Being involved in a DC animated project is nothing new to Gina Torres, given the fact that she has served as the voice of the character Vixen in five episodes of Justice League Unlimited.  It is her performance, along with that of James Woods’ Owlman portrayal, that really steals the show.  Her character is a sensual one; born out of the fires of ultraviolence and seductive heat.  There is a simmering undercurrent of sexuality in Superwoman’s dialogue with Owlman that is all the more supercharged by the fact that Owlman himself appears almost distressingly cold and aloof to her advances.  This quality of social dynamic is actually surprising, considering the fact that the actors never recorded their parts in the same room together.        

Rounding out the first disc of the two-disc DVD set is an animated short under the banner of "DC Showcase".  This short focuses on the story of another powerful, albeit enigmatic, member of the DC family:  The Spectre.   

The Spectre is a golden-age character who first appeared in story form in the February, 1940 issue of More Fun Comics (#52).  In that origin story, a detective by the name of Jim Corrigan is murdered but not allowed to take his eternal rest.  His spirit is instead sent back to Earth, guised in green, and charged with the task of eliminating evil from the world.  In later years, this was scaled down to the avenging of innocent lives lost through murder.

The Spectre reached the height of both his popularity and powers in the seventies.  By this time, the writers and artists had gotten a handle on the type of "world" he moved through and this tempered the nature of his stories.  His was a grim and thankless mission and the cast of his enemies were often not known so much for their level of power as for the depths of their depravity.  Thus, his tales were relegated more to the darker side of the psyche.

Screenwriter Steve Niles is the mind behind the short, having held a fascination for the character for many years.  Mr. Niles is the writer of both the film and the mini-series 30 Days of Night, a tale of vampires in northern Alaska.  Though his short makes no attempt to detail the Spectre’s origin, it actually serves a greater purpose:  To provide interest in future explorations of characters who are not as well-known as the heavyweights.  It’s a good idea and a good first step and one would hope that it’s a trend that will be continued in subsequent animated projects.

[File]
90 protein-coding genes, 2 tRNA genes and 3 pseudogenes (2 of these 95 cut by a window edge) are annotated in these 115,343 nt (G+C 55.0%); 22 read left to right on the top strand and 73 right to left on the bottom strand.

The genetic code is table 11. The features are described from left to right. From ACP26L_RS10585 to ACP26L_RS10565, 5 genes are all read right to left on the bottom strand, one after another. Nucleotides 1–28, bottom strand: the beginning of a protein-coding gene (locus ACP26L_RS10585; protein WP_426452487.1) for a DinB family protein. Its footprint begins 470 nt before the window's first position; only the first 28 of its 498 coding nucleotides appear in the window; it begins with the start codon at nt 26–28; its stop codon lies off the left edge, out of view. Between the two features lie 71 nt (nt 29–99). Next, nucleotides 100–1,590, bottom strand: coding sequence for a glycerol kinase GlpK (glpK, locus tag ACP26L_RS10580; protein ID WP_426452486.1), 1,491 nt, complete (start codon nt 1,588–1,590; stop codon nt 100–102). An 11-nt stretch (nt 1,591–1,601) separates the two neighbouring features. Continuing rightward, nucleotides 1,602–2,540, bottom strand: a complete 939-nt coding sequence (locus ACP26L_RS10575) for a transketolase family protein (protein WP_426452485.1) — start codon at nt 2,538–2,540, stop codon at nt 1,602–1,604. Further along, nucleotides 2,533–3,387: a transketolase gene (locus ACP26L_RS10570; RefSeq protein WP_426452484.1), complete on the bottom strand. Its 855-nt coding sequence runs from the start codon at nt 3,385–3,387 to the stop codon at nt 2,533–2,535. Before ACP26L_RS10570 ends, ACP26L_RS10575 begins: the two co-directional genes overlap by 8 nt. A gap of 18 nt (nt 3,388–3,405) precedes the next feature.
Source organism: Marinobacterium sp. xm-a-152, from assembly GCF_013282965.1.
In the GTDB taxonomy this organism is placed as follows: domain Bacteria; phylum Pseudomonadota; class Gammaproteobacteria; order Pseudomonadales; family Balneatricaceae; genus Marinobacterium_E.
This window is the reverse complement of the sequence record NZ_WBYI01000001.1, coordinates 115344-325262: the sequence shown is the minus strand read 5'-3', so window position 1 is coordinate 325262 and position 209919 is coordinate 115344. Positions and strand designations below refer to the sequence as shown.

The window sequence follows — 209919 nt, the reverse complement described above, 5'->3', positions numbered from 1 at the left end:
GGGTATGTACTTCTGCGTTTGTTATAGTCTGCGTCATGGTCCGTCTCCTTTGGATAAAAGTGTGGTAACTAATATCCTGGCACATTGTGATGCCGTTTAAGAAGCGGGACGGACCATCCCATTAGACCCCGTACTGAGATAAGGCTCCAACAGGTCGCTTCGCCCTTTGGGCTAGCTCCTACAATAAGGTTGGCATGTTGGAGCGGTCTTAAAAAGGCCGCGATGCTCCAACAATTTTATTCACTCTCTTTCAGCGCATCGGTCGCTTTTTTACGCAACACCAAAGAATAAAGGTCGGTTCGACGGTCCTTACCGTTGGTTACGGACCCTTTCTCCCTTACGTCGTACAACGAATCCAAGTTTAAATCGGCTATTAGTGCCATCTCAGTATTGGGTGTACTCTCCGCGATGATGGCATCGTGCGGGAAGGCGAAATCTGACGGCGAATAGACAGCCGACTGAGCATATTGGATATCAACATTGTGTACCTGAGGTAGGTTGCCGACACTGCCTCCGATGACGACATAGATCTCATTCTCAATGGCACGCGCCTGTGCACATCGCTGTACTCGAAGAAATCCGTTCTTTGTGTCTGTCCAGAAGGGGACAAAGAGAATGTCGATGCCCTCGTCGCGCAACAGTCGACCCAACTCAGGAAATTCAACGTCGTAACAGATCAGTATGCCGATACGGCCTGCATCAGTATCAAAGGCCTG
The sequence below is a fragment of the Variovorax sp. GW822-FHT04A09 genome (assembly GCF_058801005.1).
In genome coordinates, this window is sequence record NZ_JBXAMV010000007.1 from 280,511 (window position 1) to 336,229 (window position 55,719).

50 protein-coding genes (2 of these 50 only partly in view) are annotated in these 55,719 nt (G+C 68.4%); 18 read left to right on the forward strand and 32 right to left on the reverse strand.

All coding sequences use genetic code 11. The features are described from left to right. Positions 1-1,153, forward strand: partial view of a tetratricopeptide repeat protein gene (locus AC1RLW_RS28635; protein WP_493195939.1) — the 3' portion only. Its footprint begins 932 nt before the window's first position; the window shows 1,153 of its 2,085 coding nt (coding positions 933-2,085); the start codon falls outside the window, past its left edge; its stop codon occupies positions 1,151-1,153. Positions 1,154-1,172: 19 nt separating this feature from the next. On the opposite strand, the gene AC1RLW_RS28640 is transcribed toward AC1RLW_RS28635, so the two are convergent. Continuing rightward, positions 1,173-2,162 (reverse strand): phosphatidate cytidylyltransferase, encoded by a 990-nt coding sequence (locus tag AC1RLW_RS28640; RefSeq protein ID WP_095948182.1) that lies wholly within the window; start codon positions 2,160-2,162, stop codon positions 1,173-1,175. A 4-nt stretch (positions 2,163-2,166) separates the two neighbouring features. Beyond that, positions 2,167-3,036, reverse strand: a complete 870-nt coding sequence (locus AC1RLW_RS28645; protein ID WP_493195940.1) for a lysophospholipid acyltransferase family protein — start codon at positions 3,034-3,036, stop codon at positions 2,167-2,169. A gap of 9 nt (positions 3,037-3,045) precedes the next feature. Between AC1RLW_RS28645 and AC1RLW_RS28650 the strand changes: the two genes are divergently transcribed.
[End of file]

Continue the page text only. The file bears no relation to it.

Disc two of the set offers a featurette – "DCU:  The New World".  Executives and creators of DC comics, such as Paul Levitz, Dan DiDio, Geoff Johns and Brad Meltzer expound on the history and complexity of DC’s many Crisis storylines, with examples shown of past stories in the Justice League title, as well as the core mini-series Identity Crisis and Infinite Crisis.  It’s not particularly informative, especially to someone looking for a springboard into the vastness of the DC milieu.  However, it’s nice to put faces and voices to those gifted individuals who have crafted such memorable tales.

Also on disc two is a nice bonus:  The two-part episode from the Justice League animated series entitled "A Better World", which deals with the issue of an alternate Earth and the "what if" of the Justice League arriving at the conclusion that the world might just be a better place if they would only step up and take a proactive stance on a scale commensurate with their abilities.  It’s a nice "huzzah" in the aftermath of the main feature and keeps the interest high for those intrigued by the possibilities and issues raised by the primary tale.

In conclusion, JUSTICE LEAGUE:  CRISIS ON TWO EARTHS is a worthy entry in small-screen offerings from DC.  Its drama, humor, issues of existentialism and character interaction makes it wonderfully entertaining and a must-have for any fan’s DVD library.  With material this good, it is hoped that these silver-screen tales are spurring some viewers to turn to the comics themselves.  For, therein, the rich and fabulously varied mythology of DC grows grander every day.

By way of afterword, don’t miss the first-look at Batman:  Under the Red Hood – DC’s next big thing for DVD.  You’ll find it on disc one, under the Special Features heading.  It’s heavily anticipated and, if it lives up to its promises, may just raise the storytelling bar for animated comic-book features a few more notches.  

Facebook Comments